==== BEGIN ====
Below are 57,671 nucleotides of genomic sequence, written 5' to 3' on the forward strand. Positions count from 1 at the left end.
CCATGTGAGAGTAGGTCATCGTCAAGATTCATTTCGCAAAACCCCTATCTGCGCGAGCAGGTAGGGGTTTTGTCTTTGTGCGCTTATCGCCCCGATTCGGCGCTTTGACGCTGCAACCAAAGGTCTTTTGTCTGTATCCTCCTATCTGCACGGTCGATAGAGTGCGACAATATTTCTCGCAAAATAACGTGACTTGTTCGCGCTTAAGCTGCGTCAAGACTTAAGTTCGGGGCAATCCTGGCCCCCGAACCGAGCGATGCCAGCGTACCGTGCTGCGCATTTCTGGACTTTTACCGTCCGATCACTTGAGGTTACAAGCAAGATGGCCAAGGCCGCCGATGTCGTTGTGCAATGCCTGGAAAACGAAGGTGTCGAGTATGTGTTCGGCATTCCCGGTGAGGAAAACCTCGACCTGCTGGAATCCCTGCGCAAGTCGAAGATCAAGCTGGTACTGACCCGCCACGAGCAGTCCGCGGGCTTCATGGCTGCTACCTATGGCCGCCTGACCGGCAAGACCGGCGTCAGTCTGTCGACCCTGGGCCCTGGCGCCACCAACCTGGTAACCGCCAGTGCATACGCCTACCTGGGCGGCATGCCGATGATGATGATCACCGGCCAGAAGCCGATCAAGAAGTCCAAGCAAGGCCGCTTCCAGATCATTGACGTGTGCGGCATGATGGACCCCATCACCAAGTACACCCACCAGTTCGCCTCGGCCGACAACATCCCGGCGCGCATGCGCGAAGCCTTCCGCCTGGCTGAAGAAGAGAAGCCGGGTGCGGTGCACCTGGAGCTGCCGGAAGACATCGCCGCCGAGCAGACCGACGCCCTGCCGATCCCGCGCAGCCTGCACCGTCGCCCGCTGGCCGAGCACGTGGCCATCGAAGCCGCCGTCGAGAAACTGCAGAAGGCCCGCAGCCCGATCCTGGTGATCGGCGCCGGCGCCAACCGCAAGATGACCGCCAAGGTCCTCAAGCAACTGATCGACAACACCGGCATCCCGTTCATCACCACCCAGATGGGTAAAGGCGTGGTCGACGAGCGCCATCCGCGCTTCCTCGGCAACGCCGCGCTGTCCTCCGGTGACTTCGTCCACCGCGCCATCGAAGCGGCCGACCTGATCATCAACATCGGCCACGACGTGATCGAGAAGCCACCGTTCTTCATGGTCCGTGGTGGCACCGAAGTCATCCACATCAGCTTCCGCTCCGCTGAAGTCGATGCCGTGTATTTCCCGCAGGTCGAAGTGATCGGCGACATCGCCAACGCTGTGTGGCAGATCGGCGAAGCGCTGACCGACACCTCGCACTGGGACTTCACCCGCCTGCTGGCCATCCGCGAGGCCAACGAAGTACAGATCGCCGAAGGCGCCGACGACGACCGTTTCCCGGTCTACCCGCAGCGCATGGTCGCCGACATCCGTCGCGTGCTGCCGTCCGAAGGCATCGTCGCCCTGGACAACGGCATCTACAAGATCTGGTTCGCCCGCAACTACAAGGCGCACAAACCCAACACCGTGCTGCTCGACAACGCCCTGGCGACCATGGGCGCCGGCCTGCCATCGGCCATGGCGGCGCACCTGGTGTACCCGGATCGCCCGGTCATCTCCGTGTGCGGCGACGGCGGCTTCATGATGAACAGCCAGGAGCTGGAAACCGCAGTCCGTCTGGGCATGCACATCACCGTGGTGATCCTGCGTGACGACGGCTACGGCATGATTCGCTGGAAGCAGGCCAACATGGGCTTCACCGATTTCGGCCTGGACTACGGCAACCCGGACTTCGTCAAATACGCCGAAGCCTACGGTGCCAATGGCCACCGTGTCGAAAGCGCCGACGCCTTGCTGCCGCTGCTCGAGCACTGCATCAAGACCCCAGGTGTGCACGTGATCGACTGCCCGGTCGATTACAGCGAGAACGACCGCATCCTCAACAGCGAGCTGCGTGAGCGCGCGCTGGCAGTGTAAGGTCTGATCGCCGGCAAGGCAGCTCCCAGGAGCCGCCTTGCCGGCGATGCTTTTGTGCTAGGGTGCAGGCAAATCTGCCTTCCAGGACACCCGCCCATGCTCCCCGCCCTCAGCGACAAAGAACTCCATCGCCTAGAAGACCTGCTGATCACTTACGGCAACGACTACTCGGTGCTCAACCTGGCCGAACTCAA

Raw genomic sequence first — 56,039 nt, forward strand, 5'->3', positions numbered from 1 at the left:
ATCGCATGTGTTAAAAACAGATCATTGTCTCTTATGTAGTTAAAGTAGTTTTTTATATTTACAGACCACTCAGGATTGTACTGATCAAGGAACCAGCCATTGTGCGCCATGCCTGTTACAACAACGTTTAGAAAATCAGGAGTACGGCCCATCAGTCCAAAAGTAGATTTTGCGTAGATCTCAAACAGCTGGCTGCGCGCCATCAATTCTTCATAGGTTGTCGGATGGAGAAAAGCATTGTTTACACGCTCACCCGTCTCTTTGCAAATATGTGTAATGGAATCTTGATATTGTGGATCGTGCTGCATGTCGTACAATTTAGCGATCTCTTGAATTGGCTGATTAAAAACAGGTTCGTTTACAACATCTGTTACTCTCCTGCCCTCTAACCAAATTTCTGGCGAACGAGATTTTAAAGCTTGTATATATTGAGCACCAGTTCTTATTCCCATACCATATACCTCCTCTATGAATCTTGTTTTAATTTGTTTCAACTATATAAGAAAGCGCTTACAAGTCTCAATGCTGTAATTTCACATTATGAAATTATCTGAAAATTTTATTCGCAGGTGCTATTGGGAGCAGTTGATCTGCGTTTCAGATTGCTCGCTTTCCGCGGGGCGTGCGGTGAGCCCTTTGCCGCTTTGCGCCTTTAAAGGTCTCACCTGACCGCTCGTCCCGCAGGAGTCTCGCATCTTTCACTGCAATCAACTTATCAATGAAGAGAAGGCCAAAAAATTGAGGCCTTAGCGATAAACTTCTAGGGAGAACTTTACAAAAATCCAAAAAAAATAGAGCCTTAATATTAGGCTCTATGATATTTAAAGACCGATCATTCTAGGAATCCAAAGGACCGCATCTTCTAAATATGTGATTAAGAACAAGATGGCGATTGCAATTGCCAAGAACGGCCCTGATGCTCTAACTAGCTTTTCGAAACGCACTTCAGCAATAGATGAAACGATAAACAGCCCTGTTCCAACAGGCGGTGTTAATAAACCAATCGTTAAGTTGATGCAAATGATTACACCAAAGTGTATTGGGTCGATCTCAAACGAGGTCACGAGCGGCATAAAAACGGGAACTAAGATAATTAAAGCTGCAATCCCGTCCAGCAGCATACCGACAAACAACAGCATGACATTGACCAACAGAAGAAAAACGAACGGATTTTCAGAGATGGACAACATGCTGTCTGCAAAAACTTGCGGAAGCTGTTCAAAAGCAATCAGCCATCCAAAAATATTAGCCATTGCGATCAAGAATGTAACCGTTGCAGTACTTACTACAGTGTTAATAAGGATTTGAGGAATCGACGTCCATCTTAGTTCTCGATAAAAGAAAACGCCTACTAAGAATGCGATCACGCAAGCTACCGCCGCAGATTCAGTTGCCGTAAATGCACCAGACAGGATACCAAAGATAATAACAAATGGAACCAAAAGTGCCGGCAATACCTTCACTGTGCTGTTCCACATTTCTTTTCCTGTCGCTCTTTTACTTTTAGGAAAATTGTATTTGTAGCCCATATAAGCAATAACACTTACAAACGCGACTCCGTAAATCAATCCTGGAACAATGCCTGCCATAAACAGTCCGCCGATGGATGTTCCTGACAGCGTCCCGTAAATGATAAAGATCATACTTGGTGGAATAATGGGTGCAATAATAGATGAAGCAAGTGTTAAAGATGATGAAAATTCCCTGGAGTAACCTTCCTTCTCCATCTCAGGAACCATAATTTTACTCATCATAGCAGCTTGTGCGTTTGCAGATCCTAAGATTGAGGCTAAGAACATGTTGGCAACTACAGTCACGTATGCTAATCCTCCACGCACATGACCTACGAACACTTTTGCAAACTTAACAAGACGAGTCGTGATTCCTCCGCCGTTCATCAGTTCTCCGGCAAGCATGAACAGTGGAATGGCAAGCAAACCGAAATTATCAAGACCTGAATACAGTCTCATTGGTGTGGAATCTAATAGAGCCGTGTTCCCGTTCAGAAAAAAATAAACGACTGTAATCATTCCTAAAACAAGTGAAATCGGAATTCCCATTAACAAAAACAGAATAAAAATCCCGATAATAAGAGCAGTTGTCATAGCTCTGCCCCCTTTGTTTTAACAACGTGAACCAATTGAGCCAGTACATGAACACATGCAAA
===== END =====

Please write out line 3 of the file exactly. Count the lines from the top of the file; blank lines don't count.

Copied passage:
Raw genomic sequence first — 56,039 nt, forward strand, 5'->3', positions numbered from 1 at the left: